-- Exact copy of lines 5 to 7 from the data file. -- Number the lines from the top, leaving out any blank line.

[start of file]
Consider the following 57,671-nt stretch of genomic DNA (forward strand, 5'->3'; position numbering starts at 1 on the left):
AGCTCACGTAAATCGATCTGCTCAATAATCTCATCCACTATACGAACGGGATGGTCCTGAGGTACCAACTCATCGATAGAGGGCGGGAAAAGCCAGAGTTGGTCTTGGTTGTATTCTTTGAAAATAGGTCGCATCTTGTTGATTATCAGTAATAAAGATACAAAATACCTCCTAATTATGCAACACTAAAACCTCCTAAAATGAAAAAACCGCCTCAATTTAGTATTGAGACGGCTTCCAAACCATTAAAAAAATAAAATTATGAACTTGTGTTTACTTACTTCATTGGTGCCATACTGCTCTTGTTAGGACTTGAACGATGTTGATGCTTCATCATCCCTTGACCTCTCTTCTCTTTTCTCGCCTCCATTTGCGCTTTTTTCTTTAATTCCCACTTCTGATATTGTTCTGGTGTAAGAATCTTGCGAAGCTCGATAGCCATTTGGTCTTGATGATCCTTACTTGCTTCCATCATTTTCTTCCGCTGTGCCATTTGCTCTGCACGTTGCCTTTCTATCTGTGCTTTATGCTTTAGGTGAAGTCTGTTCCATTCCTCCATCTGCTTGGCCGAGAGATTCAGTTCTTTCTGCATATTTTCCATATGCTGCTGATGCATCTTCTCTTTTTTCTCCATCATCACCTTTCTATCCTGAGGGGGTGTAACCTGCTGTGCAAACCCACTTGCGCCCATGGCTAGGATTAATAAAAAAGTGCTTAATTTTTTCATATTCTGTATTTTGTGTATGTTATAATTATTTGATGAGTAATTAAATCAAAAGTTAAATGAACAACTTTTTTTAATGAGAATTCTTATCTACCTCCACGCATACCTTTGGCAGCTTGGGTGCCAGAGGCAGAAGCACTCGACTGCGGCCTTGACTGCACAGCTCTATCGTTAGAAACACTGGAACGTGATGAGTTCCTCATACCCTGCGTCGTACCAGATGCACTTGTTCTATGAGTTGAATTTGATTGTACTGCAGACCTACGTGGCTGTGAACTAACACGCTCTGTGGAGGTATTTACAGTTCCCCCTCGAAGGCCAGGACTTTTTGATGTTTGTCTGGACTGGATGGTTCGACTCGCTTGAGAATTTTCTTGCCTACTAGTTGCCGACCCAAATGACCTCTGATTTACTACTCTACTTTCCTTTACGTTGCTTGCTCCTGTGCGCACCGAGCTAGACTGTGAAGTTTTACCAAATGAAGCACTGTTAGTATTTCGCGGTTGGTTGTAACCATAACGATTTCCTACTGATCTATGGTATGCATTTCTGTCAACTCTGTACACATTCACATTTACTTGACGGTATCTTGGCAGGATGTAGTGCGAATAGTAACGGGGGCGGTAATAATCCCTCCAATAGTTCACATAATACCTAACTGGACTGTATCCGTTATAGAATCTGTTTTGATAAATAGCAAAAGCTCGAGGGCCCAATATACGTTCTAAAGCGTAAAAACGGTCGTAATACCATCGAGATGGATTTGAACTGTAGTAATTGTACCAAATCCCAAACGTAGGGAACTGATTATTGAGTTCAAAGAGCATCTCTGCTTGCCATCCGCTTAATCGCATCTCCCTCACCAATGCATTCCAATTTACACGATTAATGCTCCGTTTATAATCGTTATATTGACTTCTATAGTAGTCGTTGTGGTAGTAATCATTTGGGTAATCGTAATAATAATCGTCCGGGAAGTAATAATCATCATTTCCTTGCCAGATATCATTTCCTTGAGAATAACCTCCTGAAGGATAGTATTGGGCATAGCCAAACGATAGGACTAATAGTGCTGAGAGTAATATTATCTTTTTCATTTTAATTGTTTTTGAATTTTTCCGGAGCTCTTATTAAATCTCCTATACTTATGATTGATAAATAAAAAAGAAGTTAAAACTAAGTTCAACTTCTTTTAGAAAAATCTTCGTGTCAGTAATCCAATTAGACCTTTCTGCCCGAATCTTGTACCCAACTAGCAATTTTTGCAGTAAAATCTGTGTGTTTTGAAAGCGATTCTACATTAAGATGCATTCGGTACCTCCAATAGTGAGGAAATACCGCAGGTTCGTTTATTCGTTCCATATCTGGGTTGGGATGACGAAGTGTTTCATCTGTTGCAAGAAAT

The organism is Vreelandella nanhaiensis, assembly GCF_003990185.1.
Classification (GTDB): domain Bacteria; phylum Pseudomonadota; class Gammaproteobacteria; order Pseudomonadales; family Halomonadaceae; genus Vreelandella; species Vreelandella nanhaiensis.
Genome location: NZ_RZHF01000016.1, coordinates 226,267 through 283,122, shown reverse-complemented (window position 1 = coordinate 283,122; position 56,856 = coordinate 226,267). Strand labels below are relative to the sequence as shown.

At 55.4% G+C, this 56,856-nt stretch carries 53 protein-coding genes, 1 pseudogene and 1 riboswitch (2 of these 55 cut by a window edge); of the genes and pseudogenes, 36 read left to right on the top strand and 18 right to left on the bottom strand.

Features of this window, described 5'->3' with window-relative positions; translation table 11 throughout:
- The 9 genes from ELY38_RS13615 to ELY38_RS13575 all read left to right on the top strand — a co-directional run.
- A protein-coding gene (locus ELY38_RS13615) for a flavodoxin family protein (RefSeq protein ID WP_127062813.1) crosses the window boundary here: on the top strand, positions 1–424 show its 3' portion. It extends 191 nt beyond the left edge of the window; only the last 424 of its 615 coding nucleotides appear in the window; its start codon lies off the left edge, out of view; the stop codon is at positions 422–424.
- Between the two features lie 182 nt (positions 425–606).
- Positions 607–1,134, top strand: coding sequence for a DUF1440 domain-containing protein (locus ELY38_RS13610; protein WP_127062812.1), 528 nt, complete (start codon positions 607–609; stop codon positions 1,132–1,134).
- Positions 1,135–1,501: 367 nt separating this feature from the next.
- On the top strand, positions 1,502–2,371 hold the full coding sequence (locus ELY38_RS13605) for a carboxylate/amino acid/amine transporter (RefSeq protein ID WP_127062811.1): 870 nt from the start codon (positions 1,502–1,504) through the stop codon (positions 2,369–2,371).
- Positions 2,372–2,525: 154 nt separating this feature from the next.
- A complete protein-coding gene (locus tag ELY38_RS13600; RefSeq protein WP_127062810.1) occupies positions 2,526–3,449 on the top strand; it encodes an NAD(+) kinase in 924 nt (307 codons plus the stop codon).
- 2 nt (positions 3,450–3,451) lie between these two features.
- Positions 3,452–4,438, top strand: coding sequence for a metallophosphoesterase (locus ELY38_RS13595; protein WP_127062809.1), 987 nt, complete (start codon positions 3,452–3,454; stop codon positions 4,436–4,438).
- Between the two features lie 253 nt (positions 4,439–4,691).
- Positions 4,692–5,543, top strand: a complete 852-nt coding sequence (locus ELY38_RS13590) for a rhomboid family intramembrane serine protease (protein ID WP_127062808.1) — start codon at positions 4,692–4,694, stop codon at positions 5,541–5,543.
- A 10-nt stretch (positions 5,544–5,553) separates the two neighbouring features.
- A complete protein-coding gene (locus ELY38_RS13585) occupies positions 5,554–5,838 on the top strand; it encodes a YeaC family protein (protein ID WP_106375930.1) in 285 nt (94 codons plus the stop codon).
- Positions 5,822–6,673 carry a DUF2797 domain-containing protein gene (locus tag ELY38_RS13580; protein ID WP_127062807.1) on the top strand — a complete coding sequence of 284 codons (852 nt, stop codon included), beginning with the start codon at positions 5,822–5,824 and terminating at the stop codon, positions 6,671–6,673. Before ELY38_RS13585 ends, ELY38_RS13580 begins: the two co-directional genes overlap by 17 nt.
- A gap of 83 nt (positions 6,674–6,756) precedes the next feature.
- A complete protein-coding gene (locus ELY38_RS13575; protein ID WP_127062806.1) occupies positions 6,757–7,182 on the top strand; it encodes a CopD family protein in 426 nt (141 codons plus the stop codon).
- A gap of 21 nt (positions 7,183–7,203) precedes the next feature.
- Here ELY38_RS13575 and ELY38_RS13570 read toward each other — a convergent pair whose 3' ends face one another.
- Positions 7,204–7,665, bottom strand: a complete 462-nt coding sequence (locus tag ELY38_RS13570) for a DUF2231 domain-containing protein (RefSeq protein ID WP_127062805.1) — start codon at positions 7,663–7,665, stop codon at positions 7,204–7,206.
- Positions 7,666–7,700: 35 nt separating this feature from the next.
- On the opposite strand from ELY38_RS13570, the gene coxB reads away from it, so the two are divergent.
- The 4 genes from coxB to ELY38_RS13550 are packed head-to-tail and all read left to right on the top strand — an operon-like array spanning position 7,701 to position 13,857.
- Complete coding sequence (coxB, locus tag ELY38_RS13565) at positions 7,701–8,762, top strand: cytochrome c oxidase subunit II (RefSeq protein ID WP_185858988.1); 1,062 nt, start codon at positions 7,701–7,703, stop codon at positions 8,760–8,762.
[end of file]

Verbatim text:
Genome location: NZ_RZHF01000016.1, coordinates 226,267 through 283,122, shown reverse-complemented (window position 1 = coordinate 283,122; position 56,856 = coordinate 226,267). Strand labels below are relative to the sequence as shown.

At 55.4% G+C, this 56,856-nt stretch carries 53 protein-coding genes, 1 pseudogene and 1 riboswitch (2 of these 55 cut by a window edge); of the genes and pseudogenes, 36 read left to right on the top strand and 18 right to left on the bottom strand.

Features of this window, described 5'->3' with window-relative positions; translation table 11 throughout: